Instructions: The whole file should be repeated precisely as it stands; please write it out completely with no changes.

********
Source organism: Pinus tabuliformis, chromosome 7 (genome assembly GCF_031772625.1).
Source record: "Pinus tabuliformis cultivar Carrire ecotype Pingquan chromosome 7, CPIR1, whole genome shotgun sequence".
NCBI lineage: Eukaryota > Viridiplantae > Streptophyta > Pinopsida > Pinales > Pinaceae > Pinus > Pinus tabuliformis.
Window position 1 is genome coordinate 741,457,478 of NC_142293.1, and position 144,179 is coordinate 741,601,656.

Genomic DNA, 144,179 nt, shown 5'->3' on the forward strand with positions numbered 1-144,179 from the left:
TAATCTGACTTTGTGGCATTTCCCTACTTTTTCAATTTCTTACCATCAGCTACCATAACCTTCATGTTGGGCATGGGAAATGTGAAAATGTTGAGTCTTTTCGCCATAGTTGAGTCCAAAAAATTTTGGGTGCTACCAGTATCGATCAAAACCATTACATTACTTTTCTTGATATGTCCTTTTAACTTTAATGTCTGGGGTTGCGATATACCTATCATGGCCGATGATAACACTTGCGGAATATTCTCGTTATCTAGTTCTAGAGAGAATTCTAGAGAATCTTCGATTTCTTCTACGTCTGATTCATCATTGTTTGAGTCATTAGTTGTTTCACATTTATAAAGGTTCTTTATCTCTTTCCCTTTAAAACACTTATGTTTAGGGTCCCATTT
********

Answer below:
Source organism: Pinus tabuliformis, chromosome 7 (genome assembly GCF_031772625.1).
Source record: "Pinus tabuliformis cultivar Carrire ecotype Pingquan chromosome 7, CPIR1, whole genome shotgun sequence".
NCBI lineage: Eukaryota > Viridiplantae > Streptophyta > Pinopsida > Pinales > Pinaceae > Pinus > Pinus tabuliformis.
Window position 1 is genome coordinate 741,457,478 of NC_142293.1, and position 144,179 is coordinate 741,601,656.

Genomic DNA, 144,179 nt, shown 5'->3' on the forward strand with positions numbered 1-144,179 from the left:
TAATCTGACTTTGTGGCATTTCCCTACTTTTTCAATTTCTTACCATCAGCTACCATAACCTTCATGTTGGGCATGGGAAATGTGAAAATGTTGAGTCTTTTCGCCATAGTTGAGTCCAAAAAATTTTGGGTGCTACCAGTATCGATCAAAACCATTACATTACTTTTCTTGATATGTCCTTTTAACTTTAATGTCTGGGGTTGCGATATACCTATCATGGCCGATGATAACACTTGCGGAATATTCTCGTTATCTAGTTCTAGAGAGAATTCTAGAGAATCTTCGATTTCTTCTACGTCTGATTCATCATTGTTTGAGTCATTAGTTGTTTCACATTTATAAAGGTTCTTTATCTCTTTCCCTTTAAAACACTTATGTTTAGGGTCCCATTT